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American Airlines pensions a rich target in b

Old 12-04-2011, 08:40 AM
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Default American Airlines pensions a rich target in b

professional pilots get hosed again


from Mitch Schnurman Ft Worth Star Telegram


American Airlines pensions a rich target in bankruptcy proceedings | Mitchell Schnurman ...

American Airlines spends $800 million more a year on labor than its main rivals, a major reason that it filed for bankruptcy protection last week. Not coincidentally, it planned to spend $747 million next year on pensions and retiree medical benefits, two expenses that most competitors abandoned long ago.

In bankruptcy court, where every expenditure is contested, this is the definition of a rich target. It's almost begging to be slashed.

If American ultimately abandons the pensions because they're unaffordable, it would be the biggest pension bust in U.S. history. The current unfunded liability is estimated at $10.2 billion, significantly more than previous pension claims against bankrupt United Airlines and Bethlehem Steel.

But it won't be easy for American to eliminate the pensions, and it would face major penalties for dumping the entire package -- almost half a billion dollars in all.

If that serves as a deterrent, that's good news for nearly 129,000 American employees and retirees. The vast majority will receive all the benefits they've earned, either from American or a quasi-federal agency that insures the plans. But everyone would get every dollar if American keeps the plans as they are.

American's pensions are likely to be frozen soon, so their values won't grow much. Still, most employees will get a monthly payment that begins at retirement and continues the rest of their lives. And the company is also likely to offer an improved 401(k) eventually.

But if American terminates the plans and turns them over to the Pension Benefit Guaranty Corp., some high-paid workers will take a hit. American's pilots, especially those older than 50, are most vulnerable.

Every airline and every pension plan within a company is different. One American pension may be terminated, while the company continues to pay for others. There's no uniform approach to this, and changes in federal pension laws in 2006 altered the landscape.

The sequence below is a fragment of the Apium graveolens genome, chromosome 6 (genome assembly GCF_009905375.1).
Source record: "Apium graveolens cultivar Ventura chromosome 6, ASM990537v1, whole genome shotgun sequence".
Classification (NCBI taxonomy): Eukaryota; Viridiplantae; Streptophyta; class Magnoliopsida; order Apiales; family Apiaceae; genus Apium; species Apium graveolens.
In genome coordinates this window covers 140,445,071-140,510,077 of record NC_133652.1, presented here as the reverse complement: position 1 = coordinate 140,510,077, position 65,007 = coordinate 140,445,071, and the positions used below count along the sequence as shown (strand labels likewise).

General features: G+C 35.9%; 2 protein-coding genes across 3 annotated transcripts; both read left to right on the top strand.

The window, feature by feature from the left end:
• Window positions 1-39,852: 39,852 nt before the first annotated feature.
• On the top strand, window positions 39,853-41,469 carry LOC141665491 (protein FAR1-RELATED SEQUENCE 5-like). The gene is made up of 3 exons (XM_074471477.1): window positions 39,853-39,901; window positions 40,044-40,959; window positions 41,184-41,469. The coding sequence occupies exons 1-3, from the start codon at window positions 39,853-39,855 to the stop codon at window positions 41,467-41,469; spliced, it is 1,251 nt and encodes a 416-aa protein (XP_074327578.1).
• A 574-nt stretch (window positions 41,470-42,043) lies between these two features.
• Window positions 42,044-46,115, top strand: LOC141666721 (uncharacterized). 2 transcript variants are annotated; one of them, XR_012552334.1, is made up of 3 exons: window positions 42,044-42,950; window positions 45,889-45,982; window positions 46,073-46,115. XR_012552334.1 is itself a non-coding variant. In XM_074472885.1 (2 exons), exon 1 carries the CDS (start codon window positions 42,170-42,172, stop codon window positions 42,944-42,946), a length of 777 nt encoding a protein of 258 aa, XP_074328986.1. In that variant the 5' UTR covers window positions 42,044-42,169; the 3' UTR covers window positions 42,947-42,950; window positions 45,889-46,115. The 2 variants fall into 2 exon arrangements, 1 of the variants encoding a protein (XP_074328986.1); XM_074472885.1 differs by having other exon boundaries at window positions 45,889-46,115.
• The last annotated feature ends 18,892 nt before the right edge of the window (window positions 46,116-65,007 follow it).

When United Airlines and US Airways went bankrupt, they terminated all their pensions and turned them over to the pension agency. In 2006, bankrupt Delta Air Lines dumped only its pilots' pension and kept the plan that covered the rest of its employees. Northwest Airlines emerged from bankruptcy in 2007 with all its pensions in house, largely because Congress let the company stretch out the payoff for 17 years.

It's too early to tell what will happen with American, and the company isn't hinting at its strategy. Certainly, the pension agency will fight every step of the way, hoping to persuade American to pay all the benefits earned by American employees.

But if the agency must come to the rescue, it will extract a price as a large unsecured creditor. With Delta, the agency was granted 43 million shares of stock, equal to about 20 percent of the emergent company.

That's expensive, but pensions are a huge nut. Last week, the agency estimated that American's pension liabilities were $10.2 billion greater than the assets. At the end of 2010, American put the gap at $5.9 billion, plus $2.9 billion for retiree healthcare.

The bankruptcy process usually eliminates such expenses, often leaving the unfunded pensions with the agency. In many ways, the agency resembles the Federal Deposit Insurance Corp., which insures bank deposits. Employers fund the pension agency with fees, and the insurance protection has a hard cap.

The agency's maximum payout this year is $54,000 annually (or $4,500 per month) for a worker who retires at age 65. Include a 50 percent survivor annuity, and the maximum falls by 10 percent.